year one almost done… are we “passing” the test?

this week is the infamous CST test… you know, the test that determines whether or not your campus is considered an “effective” school. the same test that many ed “reformers” (including our own superintendent) want to include in teacher evaluations to determine one’s “effectiveness.” without this post turning into another lengthy diatribe on how teacher’s should or should not be evaluated (as opposed to developed), i did want to take some time on the importance of accountability, reflection, and revision… the process most teachers i know commit to every single day…

accountability… what is it? and what does it look like in schools and classrooms? this is the question that quickly brings up a barrage of educational verbiage and acronyms that the general public usually isn’t well versed in and could probably (and correctly) care less about. what it comes down to is a couple of basic core concepts that any human could relate to. one of those is commitment in a relationship. the issue soon turn into one about measuring. how do you measure commitment to students? to bettering your practice as an educator? it it time spent in class teaching? extracurricular activities that you participate in? how much more unpaid time you spend outside of your contractual work day? is it how well your students fill out bubbles on a standardized test? what constitutes significant “data” and what does it suggest? i recently read an article in which the words of bill gates surprised yet inspired me. teachers WANT to be accountable to their students!!! because the SUPER majority of us are committed to the relationships that we cultivate with our students. the challenge is really in understanding the teaching/learning process as a profoundly relational one. and it becomes harder to quantify the significance of relationships when you begin to talk about them using more holistic and humanizing terminology rather than the reductive talk of testing.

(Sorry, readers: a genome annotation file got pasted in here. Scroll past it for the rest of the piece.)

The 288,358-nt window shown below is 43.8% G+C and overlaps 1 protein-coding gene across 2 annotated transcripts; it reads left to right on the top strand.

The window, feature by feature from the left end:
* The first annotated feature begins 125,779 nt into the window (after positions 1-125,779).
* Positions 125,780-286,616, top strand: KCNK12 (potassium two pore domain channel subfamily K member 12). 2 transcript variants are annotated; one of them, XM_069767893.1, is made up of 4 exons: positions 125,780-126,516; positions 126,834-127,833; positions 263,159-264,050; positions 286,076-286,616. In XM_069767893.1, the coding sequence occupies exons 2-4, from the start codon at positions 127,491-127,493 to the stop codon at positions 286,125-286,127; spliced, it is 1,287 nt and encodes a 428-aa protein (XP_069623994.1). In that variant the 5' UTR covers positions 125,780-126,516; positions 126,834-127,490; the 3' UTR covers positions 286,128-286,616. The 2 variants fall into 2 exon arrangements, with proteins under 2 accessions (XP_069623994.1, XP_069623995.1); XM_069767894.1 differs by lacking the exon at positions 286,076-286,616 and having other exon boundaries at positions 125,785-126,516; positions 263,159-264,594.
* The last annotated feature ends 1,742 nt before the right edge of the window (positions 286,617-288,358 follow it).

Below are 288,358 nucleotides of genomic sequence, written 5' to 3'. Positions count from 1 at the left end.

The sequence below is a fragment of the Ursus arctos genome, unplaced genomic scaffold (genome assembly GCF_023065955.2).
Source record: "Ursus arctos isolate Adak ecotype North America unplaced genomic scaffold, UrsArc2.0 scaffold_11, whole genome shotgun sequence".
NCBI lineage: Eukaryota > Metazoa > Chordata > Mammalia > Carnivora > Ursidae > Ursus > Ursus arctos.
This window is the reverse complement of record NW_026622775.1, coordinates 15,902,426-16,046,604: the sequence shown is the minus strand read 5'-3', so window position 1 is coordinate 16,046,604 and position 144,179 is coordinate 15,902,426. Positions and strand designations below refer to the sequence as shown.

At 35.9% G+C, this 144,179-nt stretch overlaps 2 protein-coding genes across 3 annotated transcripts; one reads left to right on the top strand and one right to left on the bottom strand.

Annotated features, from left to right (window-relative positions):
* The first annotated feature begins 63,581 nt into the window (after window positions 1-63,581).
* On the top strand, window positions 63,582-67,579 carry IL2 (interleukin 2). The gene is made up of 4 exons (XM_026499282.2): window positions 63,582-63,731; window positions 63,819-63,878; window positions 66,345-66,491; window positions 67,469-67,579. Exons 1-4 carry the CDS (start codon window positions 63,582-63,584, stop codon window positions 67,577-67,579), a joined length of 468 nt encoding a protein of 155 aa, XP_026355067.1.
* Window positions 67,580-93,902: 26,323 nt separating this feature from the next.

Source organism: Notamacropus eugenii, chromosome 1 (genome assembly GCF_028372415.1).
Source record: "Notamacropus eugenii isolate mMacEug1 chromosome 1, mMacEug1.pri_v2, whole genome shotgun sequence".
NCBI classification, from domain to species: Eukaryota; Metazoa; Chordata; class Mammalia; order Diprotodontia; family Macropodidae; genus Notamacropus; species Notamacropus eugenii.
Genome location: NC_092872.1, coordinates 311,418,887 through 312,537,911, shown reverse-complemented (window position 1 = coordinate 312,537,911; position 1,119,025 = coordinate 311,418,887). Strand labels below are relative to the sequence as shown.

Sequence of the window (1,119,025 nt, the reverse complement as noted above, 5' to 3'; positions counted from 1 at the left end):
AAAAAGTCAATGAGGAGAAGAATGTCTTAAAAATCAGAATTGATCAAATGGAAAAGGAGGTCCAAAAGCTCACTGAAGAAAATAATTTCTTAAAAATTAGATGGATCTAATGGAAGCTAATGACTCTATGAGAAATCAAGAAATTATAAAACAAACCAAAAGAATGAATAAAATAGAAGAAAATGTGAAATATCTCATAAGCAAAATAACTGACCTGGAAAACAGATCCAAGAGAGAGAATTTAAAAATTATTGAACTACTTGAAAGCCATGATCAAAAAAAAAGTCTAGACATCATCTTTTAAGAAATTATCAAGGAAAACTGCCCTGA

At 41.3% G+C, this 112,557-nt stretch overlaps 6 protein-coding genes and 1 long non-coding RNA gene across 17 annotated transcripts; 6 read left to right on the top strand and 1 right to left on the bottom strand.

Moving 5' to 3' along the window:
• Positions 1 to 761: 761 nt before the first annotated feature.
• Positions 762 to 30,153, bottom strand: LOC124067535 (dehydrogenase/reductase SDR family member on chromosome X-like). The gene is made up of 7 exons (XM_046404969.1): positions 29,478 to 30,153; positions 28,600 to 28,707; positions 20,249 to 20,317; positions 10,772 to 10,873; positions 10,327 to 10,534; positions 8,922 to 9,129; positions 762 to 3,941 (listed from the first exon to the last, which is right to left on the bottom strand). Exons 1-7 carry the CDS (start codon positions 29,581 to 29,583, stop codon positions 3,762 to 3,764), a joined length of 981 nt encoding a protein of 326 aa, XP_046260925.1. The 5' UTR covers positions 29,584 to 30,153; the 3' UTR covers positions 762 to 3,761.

reflection… arguably the most important part of teaching. it is where true learning happens. both for teachers and students. and it has to be taught and provided space. this year i have chosen to use the term “marinate” as a key signal for students to kick into reflection mode… they seem to enjoy it, testament by their joy of mimicking me mockingly. the point of that term invokes a process that is slow and intentional. a far cry from the anxiety filled pace that most teachers feel when they are tying to “cover” all the material that will be on the test. yet, even in the mad dash to cram our students’ heads full of the information that they will be expected to “know” for the test, teachers and students still find time to let the lessons marinate from day to day… that is IF there are systems designed to slow down our thought processes and really think and dialogue deeply about what it is we are DOING… so that we may learn more about the process as a whole. this could look a lot of different ways, and at my school it does, yet it is against the tide of a year one start up… the break neck pace is evidenced by my lack of posting personal reflections in the most exciting, challenging, and transformational year of my professional education career. what it always entails is a conversation following some deep cognition, usually brought on by questioning. what is amazing to me is that despite how important we know this to be in the learning process, it is really absent in any meaningful discussion about public education. we want such quick fixes to this “broken system.”

the most frustrating recent example of disregarding reflection was demonstrated by my own superintendent. after receiving a vote of no confidence from more half of the teachers he is charged with leading. his comments about this were as follows:

“I am far too busy working to serve all students and assure their right to graduate college- and workforce-ready to pay attention to this nonsense.”